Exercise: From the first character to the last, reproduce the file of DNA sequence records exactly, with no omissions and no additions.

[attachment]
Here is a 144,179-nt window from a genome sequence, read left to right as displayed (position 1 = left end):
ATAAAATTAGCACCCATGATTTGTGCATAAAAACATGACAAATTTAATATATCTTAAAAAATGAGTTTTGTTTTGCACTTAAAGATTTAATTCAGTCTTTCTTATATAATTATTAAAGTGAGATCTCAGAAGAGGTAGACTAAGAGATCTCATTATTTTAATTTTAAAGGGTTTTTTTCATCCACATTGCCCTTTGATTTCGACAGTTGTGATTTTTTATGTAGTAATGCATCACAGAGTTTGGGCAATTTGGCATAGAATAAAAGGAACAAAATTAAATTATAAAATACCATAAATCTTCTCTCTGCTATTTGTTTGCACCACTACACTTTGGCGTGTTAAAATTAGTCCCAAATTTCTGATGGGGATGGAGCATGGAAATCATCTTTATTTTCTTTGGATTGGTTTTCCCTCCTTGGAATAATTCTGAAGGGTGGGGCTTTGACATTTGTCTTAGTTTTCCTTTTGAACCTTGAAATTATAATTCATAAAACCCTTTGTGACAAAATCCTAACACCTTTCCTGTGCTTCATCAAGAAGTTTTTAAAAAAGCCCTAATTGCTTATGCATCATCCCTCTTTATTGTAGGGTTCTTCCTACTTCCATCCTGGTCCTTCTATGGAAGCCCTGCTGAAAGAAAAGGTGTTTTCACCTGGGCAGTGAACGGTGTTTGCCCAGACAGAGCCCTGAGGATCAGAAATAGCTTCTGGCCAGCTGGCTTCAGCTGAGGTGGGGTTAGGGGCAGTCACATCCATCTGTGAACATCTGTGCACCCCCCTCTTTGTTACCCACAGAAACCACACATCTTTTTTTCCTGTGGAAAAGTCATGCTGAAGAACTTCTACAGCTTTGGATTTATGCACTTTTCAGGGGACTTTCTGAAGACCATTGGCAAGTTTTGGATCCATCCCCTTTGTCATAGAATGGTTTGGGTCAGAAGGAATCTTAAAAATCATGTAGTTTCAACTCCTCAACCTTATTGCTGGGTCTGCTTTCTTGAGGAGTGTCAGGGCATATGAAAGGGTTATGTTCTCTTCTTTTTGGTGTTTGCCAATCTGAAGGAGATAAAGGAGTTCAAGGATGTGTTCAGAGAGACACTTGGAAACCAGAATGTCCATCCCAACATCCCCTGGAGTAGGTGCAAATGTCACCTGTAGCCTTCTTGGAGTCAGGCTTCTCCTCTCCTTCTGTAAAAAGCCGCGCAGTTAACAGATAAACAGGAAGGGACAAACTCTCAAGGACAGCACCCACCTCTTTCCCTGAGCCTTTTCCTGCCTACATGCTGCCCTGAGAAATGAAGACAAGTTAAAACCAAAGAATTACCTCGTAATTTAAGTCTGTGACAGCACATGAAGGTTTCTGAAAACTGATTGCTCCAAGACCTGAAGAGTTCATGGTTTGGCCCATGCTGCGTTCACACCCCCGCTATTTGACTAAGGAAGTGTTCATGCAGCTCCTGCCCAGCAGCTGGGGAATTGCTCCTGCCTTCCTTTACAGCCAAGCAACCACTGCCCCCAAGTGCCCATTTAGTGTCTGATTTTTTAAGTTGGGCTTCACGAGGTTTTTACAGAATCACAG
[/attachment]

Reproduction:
Here is a 144,179-nt window from a genome sequence, read left to right as displayed (position 1 = left end):
ATAAAATTAGCACCCATGATTTGTGCATAAAAACATGACAAATTTAATATATCTTAAAAAATGAGTTTTGTTTTGCACTTAAAGATTTAATTCAGTCTTTCTTATATAATTATTAAAGTGAGATCTCAGAAGAGGTAGACTAAGAGATCTCATTATTTTAATTTTAAAGGGTTTTTTTCATCCACATTGCCCTTTGATTTCGACAGTTGTGATTTTTTATGTAGTAATGCATCACAGAGTTTGGGCAATTTGGCATAGAATAAAAGGAACAAAATTAAATTATAAAATACCATAAATCTTCTCTCTGCTATTTGTTTGCACCACTACACTTTGGCGTGTTAAAATTAGTCCCAAATTTCTGATGGGGATGGAGCATGGAAATCATCTTTATTTTCTTTGGATTGGTTTTCCCTCCTTGGAATAATTCTGAAGGGTGGGGCTTTGACATTTGTCTTAGTTTTCCTTTTGAACCTTGAAATTATAATTCATAAAACCCTTTGTGACAAAATCCTAACACCTTTCCTGTGCTTCATCAAGAAGTTTTTAAAAAAGCCCTAATTGCTTATGCATCATCCCTCTTTATTGTAGGGTTCTTCCTACTTCCATCCTGGTCCTTCTATGGAAGCCCTGCTGAAAGAAAAGGTGTTTTCACCTGGGCAGTGAACGGTGTTTGCCCAGACAGAGCCCTGAGGATCAGAAATAGCTTCTGGCCAGCTGGCTTCAGCTGAGGTGGGGTTAGGGGCAGTCACATCCATCTGTGAACATCTGTGCACCCCCCTCTTTGTTACCCACAGAAACCACACATCTTTTTTTCCTGTGGAAAAGTCATGCTGAAGAACTTCTACAGCTTTGGATTTATGCACTTTTCAGGGGACTTTCTGAAGACCATTGGCAAGTTTTGGATCCATCCCCTTTGTCATAGAATGGTTTGGGTCAGAAGGAATCTTAAAAATCATGTAGTTTCAACTCCTCAACCTTATTGCTGGGTCTGCTTTCTTGAGGAGTGTCAGGGCATATGAAAGGGTTATGTTCTCTTCTTTTTGGTGTTTGCCAATCTGAAGGAGATAAAGGAGTTCAAGGATGTGTTCAGAGAGACACTTGGAAACCAGAATGTCCATCCCAACATCCCCTGGAGTAGGTGCAAATGTCACCTGTAGCCTTCTTGGAGTCAGGCTTCTCCTCTCCTTCTGTAAAAAGCCGCGCAGTTAACAGATAAACAGGAAGGGACAAACTCTCAAGGACAGCACCCACCTCTTTCCCTGAGCCTTTTCCTGCCTACATGCTGCCCTGAGAAATGAAGACAAGTTAAAACCAAAGAATTACCTCGTAATTTAAGTCTGTGACAGCACATGAAGGTTTCTGAAAACTGATTGCTCCAAGACCTGAAGAGTTCATGGTTTGGCCCATGCTGCGTTCACACCCCCGCTATTTGACTAAGGAAGTGTTCATGCAGCTCCTGCCCAGCAGCTGGGGAATTGCTCCTGCCTTCCTTTACAGCCAAGCAACCACTGCCCCCAAGTGCCCATTTAGTGTCTGATTTTTTAAGTTGGGCTTCACGAGGTTTTTACAGAATCACAG